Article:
These tests use blood, oral fluid or urine to detect antibodies to HIV. The results can be obtained anywhere from 10-20 minutes to two weeks. If the antibody test turns up positive, another test is needed to confirm the results. This test is called the Western blot test and takes up to two weeks to get a confirmed result.

Antigen tests

These tests require a blood sample, and can detect HIV infection earlier – from 1 to 3 weeks after infection with HIV. This test is done by a technique known as the Polymerase chain reaction (PCR) test.

Preventing HIV/AIDS

The most effective way of preventing HIV/AIDS is to not engage in risky behavior. This includes the following:

  • Limiting the number of partners and avoiding sex with people whose sexual history is unknown.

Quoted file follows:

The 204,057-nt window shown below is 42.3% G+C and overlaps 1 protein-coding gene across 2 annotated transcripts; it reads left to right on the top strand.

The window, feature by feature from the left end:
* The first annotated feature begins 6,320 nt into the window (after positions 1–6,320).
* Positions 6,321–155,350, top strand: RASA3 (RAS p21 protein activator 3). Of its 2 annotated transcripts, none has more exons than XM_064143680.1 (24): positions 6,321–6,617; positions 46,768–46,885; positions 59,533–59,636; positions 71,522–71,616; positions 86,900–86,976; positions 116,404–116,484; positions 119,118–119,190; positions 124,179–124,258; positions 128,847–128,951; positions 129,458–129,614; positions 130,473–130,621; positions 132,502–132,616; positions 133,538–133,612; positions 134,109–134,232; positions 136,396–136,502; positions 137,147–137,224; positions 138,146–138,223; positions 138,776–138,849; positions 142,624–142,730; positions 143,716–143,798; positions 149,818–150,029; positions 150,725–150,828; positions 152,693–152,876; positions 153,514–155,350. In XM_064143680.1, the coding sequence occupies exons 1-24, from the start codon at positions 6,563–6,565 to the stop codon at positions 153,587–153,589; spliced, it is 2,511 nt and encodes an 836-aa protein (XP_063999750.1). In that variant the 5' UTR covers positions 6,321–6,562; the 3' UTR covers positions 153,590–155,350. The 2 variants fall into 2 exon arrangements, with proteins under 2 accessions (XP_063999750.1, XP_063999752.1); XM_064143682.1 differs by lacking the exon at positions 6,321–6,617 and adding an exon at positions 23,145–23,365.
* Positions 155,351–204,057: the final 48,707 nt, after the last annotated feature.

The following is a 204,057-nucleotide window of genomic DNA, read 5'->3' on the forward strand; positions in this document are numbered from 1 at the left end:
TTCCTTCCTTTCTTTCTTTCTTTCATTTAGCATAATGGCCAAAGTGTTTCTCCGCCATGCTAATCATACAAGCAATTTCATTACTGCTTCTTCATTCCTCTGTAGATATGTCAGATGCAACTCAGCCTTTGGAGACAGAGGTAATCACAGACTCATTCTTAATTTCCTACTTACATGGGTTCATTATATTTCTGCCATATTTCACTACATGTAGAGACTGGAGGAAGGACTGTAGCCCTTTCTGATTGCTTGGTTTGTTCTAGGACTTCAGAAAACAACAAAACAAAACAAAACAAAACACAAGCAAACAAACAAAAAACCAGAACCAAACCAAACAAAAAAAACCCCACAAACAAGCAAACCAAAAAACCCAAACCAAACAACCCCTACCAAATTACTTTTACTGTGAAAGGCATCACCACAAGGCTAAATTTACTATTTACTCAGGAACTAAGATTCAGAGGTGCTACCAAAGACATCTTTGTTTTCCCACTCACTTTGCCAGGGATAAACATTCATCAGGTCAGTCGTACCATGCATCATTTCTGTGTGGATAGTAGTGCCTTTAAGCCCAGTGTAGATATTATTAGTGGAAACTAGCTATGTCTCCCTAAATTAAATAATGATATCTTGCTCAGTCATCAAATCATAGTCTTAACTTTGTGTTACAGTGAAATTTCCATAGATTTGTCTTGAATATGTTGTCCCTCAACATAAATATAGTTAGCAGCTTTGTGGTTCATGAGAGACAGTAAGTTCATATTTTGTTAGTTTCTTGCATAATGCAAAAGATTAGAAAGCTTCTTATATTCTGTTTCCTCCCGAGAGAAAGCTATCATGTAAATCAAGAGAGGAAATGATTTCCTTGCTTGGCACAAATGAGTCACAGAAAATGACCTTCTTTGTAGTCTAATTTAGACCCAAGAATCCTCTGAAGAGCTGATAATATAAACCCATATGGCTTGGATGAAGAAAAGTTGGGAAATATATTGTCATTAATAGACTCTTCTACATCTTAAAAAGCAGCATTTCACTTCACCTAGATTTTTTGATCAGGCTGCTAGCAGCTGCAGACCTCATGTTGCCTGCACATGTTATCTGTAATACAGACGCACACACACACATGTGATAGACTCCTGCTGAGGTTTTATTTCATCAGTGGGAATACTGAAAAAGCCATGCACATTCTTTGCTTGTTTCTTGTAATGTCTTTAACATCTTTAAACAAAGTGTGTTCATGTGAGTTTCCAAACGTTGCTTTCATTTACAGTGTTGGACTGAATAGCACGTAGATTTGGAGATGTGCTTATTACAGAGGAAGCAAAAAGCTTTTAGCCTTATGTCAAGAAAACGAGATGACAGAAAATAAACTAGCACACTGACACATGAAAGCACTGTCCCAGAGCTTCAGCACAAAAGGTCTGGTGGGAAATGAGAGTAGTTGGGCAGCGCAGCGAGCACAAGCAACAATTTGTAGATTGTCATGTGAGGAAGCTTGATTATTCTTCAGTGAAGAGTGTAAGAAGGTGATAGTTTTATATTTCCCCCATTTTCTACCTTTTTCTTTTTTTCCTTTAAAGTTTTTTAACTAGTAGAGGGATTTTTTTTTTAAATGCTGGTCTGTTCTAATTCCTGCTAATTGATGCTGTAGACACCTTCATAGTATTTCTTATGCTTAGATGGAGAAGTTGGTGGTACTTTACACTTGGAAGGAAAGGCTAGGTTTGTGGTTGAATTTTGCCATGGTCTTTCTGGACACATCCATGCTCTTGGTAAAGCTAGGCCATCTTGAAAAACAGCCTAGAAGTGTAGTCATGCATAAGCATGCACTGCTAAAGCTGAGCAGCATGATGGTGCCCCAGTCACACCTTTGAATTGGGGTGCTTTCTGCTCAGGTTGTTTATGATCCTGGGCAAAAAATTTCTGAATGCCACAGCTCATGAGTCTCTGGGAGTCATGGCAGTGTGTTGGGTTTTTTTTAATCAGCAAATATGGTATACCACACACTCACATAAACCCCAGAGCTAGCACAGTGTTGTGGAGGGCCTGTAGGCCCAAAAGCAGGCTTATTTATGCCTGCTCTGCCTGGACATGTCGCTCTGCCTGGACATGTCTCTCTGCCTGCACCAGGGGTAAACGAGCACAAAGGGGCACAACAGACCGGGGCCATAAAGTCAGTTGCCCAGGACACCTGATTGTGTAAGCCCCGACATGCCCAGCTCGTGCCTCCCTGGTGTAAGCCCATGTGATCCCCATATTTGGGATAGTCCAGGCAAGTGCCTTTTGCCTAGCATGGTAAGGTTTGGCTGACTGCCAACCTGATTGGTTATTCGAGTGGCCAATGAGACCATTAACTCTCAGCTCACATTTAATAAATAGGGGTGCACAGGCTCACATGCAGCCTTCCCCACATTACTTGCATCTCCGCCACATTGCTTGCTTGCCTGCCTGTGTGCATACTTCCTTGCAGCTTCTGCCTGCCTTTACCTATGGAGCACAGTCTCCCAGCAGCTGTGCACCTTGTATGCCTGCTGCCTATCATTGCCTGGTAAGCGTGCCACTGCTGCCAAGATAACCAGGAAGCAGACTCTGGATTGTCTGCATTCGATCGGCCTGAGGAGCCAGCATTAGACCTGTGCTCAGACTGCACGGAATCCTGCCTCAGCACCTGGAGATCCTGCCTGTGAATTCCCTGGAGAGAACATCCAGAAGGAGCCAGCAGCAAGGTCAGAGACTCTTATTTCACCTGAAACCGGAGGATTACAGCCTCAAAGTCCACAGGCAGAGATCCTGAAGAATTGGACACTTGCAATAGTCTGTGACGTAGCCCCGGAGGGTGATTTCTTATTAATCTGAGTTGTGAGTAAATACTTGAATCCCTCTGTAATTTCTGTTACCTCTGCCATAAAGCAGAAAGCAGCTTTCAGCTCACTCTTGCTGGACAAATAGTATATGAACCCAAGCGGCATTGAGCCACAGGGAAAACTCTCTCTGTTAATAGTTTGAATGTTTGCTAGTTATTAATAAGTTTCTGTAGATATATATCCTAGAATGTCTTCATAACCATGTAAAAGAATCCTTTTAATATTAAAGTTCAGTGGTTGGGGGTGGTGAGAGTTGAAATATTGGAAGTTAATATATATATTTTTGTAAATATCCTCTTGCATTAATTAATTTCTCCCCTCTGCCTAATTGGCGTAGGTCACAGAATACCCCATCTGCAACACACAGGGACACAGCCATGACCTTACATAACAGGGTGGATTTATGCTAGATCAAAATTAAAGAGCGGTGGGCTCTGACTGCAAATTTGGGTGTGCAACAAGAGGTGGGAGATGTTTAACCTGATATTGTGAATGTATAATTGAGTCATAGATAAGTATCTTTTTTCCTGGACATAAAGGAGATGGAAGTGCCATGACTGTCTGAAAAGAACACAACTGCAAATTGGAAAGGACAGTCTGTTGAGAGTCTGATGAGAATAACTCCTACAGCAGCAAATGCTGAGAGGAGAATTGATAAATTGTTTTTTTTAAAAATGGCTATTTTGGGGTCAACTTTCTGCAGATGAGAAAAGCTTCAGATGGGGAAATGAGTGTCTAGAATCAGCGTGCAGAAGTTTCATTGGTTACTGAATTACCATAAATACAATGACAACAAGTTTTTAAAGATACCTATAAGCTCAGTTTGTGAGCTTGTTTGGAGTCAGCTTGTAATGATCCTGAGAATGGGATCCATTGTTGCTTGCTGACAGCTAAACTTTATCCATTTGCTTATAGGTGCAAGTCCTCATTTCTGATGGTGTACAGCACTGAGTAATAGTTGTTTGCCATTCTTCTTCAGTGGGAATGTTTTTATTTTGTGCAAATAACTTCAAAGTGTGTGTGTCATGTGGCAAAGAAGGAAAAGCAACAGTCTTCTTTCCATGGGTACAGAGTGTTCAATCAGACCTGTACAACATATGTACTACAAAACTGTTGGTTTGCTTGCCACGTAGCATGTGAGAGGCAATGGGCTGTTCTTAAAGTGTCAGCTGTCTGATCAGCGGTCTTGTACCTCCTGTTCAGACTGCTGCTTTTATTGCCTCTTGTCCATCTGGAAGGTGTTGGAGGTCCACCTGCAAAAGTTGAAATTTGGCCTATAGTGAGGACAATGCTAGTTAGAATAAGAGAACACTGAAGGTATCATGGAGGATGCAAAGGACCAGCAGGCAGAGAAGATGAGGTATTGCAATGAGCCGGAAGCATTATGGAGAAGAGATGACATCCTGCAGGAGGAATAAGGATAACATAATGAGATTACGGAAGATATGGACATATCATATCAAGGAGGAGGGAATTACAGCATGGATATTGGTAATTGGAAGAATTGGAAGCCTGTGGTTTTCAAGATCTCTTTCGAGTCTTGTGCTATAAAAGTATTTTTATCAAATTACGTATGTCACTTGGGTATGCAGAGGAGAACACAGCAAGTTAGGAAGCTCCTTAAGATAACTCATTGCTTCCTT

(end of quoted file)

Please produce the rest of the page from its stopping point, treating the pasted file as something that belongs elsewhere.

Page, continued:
• Using condoms properly from start to finish when having sex.
  • Refraining from sharing needles with others.
  • Using clean needles
  • Purchasing new, sterile needles from pharmacies
  • (For pregnant women to decrease the risk of passing HIV to their unborn child) receiving appropriate medical care and taking prescribed medications.

Treating HIV/AIDS

Symptoms of HIV/AIDS include the occurrence of infections that are not observed in normal individuals. These infections can be pulmonary, gastrointestinal or neurological. Hence, the treatment of HIV/AIDS consists of keeping these infections at bay. There is no cure for HIV/AIDS. The frontline of treatment consists of drugs called antiretroviral therapy (ART) – this consists of a combination of drugs that limit the HIV infection.